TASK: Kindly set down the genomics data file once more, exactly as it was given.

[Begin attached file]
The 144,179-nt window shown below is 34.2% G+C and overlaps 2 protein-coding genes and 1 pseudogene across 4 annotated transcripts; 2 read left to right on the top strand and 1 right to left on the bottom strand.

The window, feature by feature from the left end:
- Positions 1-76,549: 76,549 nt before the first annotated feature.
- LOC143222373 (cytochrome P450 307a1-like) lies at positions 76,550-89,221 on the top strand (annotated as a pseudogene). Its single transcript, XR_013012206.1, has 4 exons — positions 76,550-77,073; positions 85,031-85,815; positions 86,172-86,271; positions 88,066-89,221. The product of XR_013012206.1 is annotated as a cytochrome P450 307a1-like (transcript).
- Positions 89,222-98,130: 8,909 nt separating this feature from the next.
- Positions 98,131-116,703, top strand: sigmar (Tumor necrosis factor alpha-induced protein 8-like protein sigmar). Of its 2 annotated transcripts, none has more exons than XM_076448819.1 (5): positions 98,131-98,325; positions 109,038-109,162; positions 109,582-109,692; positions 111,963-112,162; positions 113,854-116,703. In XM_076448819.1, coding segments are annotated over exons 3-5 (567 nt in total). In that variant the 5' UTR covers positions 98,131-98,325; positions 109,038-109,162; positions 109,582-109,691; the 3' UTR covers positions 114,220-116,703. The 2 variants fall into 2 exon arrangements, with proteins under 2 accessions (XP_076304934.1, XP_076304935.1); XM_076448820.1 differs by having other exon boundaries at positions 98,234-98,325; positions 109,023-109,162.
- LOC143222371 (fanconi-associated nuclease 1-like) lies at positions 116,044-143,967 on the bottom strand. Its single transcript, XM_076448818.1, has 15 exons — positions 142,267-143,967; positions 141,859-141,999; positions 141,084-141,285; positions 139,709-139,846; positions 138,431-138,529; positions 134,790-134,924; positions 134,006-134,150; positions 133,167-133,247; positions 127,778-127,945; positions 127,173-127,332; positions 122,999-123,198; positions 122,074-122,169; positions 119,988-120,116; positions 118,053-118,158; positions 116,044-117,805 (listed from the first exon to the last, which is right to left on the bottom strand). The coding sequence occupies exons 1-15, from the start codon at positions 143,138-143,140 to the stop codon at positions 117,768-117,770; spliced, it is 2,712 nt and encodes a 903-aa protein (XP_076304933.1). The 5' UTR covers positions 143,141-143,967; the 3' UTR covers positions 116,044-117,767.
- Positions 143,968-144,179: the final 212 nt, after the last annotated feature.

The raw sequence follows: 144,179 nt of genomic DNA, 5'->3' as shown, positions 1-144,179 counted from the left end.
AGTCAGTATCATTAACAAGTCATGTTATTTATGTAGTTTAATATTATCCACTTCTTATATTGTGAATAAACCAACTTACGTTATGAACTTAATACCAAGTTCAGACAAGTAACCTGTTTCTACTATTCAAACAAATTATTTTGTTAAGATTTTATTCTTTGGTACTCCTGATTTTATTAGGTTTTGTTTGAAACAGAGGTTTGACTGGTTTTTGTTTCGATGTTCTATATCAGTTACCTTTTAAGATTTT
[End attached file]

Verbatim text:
The 144,179-nt window shown below is 34.2% G+C and overlaps 2 protein-coding genes and 1 pseudogene across 4 annotated transcripts; 2 read left to right on the top strand and 1 right to left on the bottom strand.

The window, feature by feature from the left end:
- Positions 1-76,549: 76,549 nt before the first annotated feature.
- LOC143222373 (cytochrome P450 307a1-like) lies at positions 76,550-89,221 on the top strand (annotated as a pseudogene). Its single transcript, XR_013012206.1, has 4 exons — positions 76,550-77,073; positions 85,031-85,815; positions 86,172-86,271; positions 88,066-89,221. The product of XR_013012206.1 is annotated as a cytochrome P450 307a1-like (transcript).
- Positions 89,222-98,130: 8,909 nt separating this feature from the next.
- Positions 98,131-116,703, top strand: sigmar (Tumor necrosis factor alpha-induced protein 8-like protein sigmar). Of its 2 annotated transcripts, none has more exons than XM_076448819.1 (5): positions 98,131-98,325; positions 109,038-109,162; positions 109,582-109,692; positions 111,963-112,162; positions 113,854-116,703. In XM_076448819.1, coding segments are annotated over exons 3-5 (567 nt in total). In that variant the 5' UTR covers positions 98,131-98,325; positions 109,038-109,162; positions 109,582-109,691; the 3' UTR covers positions 114,220-116,703. The 2 variants fall into 2 exon arrangements, with proteins under 2 accessions (XP_076304934.1, XP_076304935.1); XM_076448820.1 differs by having other exon boundaries at positions 98,234-98,325; positions 109,023-109,162.
- LOC143222371 (fanconi-associated nuclease 1-like) lies at positions 116,044-143,967 on the bottom strand. Its single transcript, XM_076448818.1, has 15 exons — positions 142,267-143,967; positions 141,859-141,999; positions 141,084-141,285; positions 139,709-139,846; positions 138,431-138,529; positions 134,790-134,924; positions 134,006-134,150; positions 133,167-133,247; positions 127,778-127,945; positions 127,173-127,332; positions 122,999-123,198; positions 122,074-122,169; positions 119,988-120,116; positions 118,053-118,158; positions 116,044-117,805 (listed from the first exon to the last, which is right to left on the bottom strand). The coding sequence occupies exons 1-15, from the start codon at positions 143,138-143,140 to the stop codon at positions 117,768-117,770; spliced, it is 2,712 nt and encodes a 903-aa protein (XP_076304933.1). The 5' UTR covers positions 143,141-143,967; the 3' UTR covers positions 116,044-117,767.
- Positions 143,968-144,179: the final 212 nt, after the last annotated feature.

The raw sequence follows: 144,179 nt of genomic DNA, 5'->3' as shown, positions 1-144,179 counted from the left end.
AGTCAGTATCATTAACAAGTCATGTTATTTATGTAGTTTAATATTATCCACTTCTTATATTGTGAATAAACCAACTTACGTTATGAACTTAATACCAAGTTCAGACAAGTAACCTGTTTCTACTATTCAAACAAATTATTTTGTTAAGATTTTATTCTTTGGTACTCCTGATTTTATTAGGTTTTGTTTGAAACAGAGGTTTGACTGGTTTTTGTTTCGATGTTCTATATCAGTTACCTTTTAAGATTTT